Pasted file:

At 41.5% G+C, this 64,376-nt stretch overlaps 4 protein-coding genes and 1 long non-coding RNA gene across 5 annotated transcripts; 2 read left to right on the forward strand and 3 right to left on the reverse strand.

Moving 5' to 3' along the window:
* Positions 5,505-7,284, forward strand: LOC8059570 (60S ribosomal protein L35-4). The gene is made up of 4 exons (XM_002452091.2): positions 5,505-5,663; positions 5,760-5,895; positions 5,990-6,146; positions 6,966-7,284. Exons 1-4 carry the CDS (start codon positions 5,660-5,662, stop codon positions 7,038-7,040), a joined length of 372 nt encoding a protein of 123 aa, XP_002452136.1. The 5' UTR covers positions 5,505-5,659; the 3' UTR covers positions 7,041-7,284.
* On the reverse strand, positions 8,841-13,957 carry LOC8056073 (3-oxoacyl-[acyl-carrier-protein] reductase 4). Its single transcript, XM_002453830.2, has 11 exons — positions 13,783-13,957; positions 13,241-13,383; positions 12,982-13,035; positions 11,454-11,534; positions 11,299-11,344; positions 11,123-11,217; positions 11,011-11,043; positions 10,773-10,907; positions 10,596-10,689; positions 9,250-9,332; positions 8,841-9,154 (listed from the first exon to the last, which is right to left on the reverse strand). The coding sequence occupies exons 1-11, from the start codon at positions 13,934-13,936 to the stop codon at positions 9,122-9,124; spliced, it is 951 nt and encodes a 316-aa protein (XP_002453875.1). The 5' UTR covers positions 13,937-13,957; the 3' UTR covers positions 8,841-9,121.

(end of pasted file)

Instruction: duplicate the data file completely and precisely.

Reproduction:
At 41.5% G+C, this 64,376-nt stretch overlaps 4 protein-coding genes and 1 long non-coding RNA gene across 5 annotated transcripts; 2 read left to right on the forward strand and 3 right to left on the reverse strand.

Moving 5' to 3' along the window:
* Positions 5,505-7,284, forward strand: LOC8059570 (60S ribosomal protein L35-4). The gene is made up of 4 exons (XM_002452091.2): positions 5,505-5,663; positions 5,760-5,895; positions 5,990-6,146; positions 6,966-7,284. Exons 1-4 carry the CDS (start codon positions 5,660-5,662, stop codon positions 7,038-7,040), a joined length of 372 nt encoding a protein of 123 aa, XP_002452136.1. The 5' UTR covers positions 5,505-5,659; the 3' UTR covers positions 7,041-7,284.
* On the reverse strand, positions 8,841-13,957 carry LOC8056073 (3-oxoacyl-[acyl-carrier-protein] reductase 4). Its single transcript, XM_002453830.2, has 11 exons — positions 13,783-13,957; positions 13,241-13,383; positions 12,982-13,035; positions 11,454-11,534; positions 11,299-11,344; positions 11,123-11,217; positions 11,011-11,043; positions 10,773-10,907; positions 10,596-10,689; positions 9,250-9,332; positions 8,841-9,154 (listed from the first exon to the last, which is right to left on the reverse strand). The coding sequence occupies exons 1-11, from the start codon at positions 13,934-13,936 to the stop codon at positions 9,122-9,124; spliced, it is 951 nt and encodes a 316-aa protein (XP_002453875.1). The 5' UTR covers positions 13,937-13,957; the 3' UTR covers positions 8,841-9,121.